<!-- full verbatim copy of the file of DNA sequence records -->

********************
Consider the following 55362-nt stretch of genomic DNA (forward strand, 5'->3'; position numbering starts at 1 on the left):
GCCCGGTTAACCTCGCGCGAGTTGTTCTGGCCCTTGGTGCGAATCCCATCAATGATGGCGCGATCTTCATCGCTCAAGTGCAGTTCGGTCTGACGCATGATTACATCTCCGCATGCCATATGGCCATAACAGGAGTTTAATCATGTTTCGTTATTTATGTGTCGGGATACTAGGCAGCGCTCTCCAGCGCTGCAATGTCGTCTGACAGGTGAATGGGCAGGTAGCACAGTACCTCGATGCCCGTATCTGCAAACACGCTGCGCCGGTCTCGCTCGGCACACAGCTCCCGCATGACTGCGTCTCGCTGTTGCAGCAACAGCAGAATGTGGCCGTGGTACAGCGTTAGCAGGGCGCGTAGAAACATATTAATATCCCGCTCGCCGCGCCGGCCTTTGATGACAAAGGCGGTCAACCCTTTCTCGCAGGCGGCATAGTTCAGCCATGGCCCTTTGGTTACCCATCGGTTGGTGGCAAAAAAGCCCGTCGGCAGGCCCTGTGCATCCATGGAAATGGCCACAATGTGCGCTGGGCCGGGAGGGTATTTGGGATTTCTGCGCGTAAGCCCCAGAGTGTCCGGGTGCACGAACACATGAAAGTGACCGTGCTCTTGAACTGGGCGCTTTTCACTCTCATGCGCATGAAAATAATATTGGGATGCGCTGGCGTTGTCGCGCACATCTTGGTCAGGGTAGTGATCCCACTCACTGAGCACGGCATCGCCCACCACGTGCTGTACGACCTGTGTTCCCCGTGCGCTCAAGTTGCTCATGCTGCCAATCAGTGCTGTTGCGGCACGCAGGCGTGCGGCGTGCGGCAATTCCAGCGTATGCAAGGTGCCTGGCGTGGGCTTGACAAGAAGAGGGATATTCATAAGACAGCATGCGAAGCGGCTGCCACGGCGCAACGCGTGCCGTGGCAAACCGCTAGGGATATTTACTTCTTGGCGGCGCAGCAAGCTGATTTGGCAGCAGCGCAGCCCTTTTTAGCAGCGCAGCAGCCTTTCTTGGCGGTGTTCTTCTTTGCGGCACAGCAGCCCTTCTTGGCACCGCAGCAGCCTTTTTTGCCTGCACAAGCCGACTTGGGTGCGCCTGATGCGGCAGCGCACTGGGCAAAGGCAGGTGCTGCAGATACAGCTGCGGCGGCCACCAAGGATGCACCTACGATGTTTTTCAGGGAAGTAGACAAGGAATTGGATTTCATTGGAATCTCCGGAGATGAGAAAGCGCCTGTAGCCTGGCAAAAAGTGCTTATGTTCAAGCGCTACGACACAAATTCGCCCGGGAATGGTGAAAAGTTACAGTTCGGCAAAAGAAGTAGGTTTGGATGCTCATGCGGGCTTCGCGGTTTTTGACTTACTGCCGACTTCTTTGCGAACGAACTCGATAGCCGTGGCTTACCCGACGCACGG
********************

Consider the following 55362-nt stretch of genomic DNA (forward strand, 5'->3'; position numbering starts at 1 on the left):
GCCCGGTTAACCTCGCGCGAGTTGTTCTGGCCCTTGGTGCGAATCCCATCAATGATGGCGCGATCTTCATCGCTCAAGTGCAGTTCGGTCTGACGCATGATTACATCTCCGCATGCCATATGGCCATAACAGGAGTTTAATCATGTTTCGTTATTTATGTGTCGGGATACTAGGCAGCGCTCTCCAGCGCTGCAATGTCGTCTGACAGGTGAATGGGCAGGTAGCACAGTACCTCGATGCCCGTATCTGCAAACACGCTGCGCCGGTCTCGCTCGGCACACAGCTCCCGCATGACTGCGTCTCGCTGTTGCAGCAACAGCAGAATGTGGCCGTGGTACAGCGTTAGCAGGGCGCGTAGAAACATATTAATATCCCGCTCGCCGCGCCGGCCTTTGATGACAAAGGCGGTCAACCCTTTCTCGCAGGCGGCATAGTTCAGCCATGGCCCTTTGGTTACCCATCGGTTGGTGGCAAAAAAGCCCGTCGGCAGGCCCTGTGCATCCATGGAAATGGCCACAATGTGCGCTGGGCCGGGAGGGTATTTGGGATTTCTGCGCGTAAGCCCCAGAGTGTCCGGGTGCACGAACACATGAAAGTGACCGTGCTCTTGAACTGGGCGCTTTTCACTCTCATGCGCATGAAAATAATATTGGGATGCGCTGGCGTTGTCGCGCACATCTTGGTCAGGGTAGTGATCCCACTCACTGAGCACGGCATCGCCCACCACGTGCTGTACGACCTGTGTTCCCCGTGCGCTCAAGTTGCTCATGCTGCCAATCAGTGCTGTTGCGGCACGCAGGCGTGCGGCGTGCGGCAATTCCAGCGTATGCAAGGTGCCTGGCGTGGGCTTGACAAGAAGAGGGATATTCATAAGACAGCATGCGAAGCGGCTGCCACGGCGCAACGCGTGCCGTGGCAAACCGCTAGGGATATTTACTTCTTGGCGGCGCAGCAAGCTGATTTGGCAGCAGCGCAGCCCTTTTTAGCAGCGCAGCAGCCTTTCTTGGCGGTGTTCTTCTTTGCGGCACAGCAGCCCTTCTTGGCACCGCAGCAGCCTTTTTTGCCTGCACAAGCCGACTTGGGTGCGCCTGATGCGGCAGCGCACTGGGCAAAGGCAGGTGCTGCAGATACAGCTGCGGCGGCCACCAAGGATGCACCTACGATGTTTTTCAGGGAAGTAGACAAGGAATTGGATTTCATTGGAATCTCCGGAGATGAGAAAGCGCCTGTAGCCTGGCAAAAAGTGCTTATGTTCAAGCGCTACGACACAAATTCGCCCGGGAATGGTGAAAAGTTACAGTTCGGCAAAAGAAGTAGGTTTGGATGCTCATGCGGGCTTCGCGGTTTTTGACTTACTGCCGACTTCTTTGCGAACGAACTCGATAGCCGTGGCTTACCCGACGCACGG